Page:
Police recruitment – immediately to secure 2,000 officers by end of March 2020

£45 million

Crown Prosecution Service (5% increase in real-terms spending)

£80 million

Local authorities

Social care (new funding on top of existing £2.5 billion social care grants)

£1.5 billion

Homelessness and rough sleeping (13% increase in real-terms spending)

£54 million

Town centre regeneration

£241 million


DEFRA (Department for Environment, Food and Rural Affairs)

£432 million

Air quality

£30 million

Biodiversity and Blue Belt programme (protection of marine species)

£30 million

New funding for the Department for Business, Energy and Industrial Strategy will be announced later in 2019, focussed on climate change.


Special education support (11% increase on last year)

£700 million

Increase in 16-19 further education funding

£400 million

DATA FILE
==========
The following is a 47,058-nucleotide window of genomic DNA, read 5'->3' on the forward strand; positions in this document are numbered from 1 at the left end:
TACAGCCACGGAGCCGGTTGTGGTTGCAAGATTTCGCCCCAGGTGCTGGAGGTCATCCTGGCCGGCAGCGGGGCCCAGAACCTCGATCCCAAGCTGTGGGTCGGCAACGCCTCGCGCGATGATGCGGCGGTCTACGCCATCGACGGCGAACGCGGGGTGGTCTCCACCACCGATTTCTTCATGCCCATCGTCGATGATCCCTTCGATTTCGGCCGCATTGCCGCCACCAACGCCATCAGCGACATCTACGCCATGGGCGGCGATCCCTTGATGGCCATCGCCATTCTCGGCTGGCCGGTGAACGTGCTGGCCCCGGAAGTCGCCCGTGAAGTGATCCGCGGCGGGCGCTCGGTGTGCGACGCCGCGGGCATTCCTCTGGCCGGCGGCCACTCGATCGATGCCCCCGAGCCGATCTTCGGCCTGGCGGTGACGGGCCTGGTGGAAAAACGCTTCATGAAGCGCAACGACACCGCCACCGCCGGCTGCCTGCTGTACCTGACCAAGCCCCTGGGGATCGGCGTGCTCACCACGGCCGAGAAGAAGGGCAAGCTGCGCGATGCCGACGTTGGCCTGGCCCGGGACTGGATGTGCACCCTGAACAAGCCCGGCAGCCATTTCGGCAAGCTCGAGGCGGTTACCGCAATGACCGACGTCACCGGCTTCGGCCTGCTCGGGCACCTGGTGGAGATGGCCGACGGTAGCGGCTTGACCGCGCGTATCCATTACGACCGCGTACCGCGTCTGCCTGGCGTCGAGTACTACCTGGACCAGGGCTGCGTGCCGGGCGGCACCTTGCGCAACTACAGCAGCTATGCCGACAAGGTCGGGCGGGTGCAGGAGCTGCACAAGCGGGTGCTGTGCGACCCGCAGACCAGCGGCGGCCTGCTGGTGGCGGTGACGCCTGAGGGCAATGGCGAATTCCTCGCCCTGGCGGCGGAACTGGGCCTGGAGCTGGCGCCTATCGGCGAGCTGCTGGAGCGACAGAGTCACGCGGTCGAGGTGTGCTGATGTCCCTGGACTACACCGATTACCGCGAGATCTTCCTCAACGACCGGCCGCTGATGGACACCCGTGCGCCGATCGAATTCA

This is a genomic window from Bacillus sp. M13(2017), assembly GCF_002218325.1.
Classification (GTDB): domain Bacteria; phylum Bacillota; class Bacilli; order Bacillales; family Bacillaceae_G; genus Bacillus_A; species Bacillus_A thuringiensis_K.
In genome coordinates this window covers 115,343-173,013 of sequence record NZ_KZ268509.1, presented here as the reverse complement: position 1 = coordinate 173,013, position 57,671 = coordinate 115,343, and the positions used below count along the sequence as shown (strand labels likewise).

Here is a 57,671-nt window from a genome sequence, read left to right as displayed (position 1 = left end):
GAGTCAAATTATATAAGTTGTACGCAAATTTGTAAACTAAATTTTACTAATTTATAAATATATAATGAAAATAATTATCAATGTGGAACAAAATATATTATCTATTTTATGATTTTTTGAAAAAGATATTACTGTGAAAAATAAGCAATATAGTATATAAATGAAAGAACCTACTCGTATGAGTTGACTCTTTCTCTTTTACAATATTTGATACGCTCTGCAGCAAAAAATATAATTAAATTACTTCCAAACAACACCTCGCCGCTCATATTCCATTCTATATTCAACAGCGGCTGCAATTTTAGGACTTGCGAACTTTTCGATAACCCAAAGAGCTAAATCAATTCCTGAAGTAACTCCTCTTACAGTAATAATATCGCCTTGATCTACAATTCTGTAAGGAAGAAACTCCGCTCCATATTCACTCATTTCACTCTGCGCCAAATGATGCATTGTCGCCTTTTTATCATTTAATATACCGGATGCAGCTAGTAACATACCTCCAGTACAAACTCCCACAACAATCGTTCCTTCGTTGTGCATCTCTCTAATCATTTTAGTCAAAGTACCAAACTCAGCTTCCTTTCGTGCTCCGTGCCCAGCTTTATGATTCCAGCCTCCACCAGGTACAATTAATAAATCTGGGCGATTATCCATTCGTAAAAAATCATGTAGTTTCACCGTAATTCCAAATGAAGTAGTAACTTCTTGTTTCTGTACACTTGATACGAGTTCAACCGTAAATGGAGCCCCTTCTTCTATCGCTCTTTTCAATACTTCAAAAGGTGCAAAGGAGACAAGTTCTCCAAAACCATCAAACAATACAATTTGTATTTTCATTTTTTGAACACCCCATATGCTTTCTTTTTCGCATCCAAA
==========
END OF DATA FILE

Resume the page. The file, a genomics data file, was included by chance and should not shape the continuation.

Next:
Increase in early years funding

£66 million

School spending to increase by £7.1 billion by 2022-23. Teacher starting salaries to rise to £30,000 by 2022/23. £1.5 billion per year allocated to teacher pension contributions.


Bus services

£200 million

NHS and health

Increase in NHS spending

£6.2 billion

Frontline NHS staff

£210 million

New capital finding - 20 hospitals to be upgraded and £250m for AI technology

£2 billion


Real-terms YoY increase of 2.6% for defence, extra

£2.2 billion

Normandy Memorial Trust and Office for Veterans' Affairs

£7 million

Support for all nations

Scottish government (plus £160 million for Scottish farmers)

£1.2 billion

Welsh government

£600 million

Northern Ireland Administration

£400 million

Terraced city street

Enforcement key to PRS improvements

Enforcement, not more regulation, is the answer to improving standards in the Private Rental Sector, according to the National Landlords Association (NLA).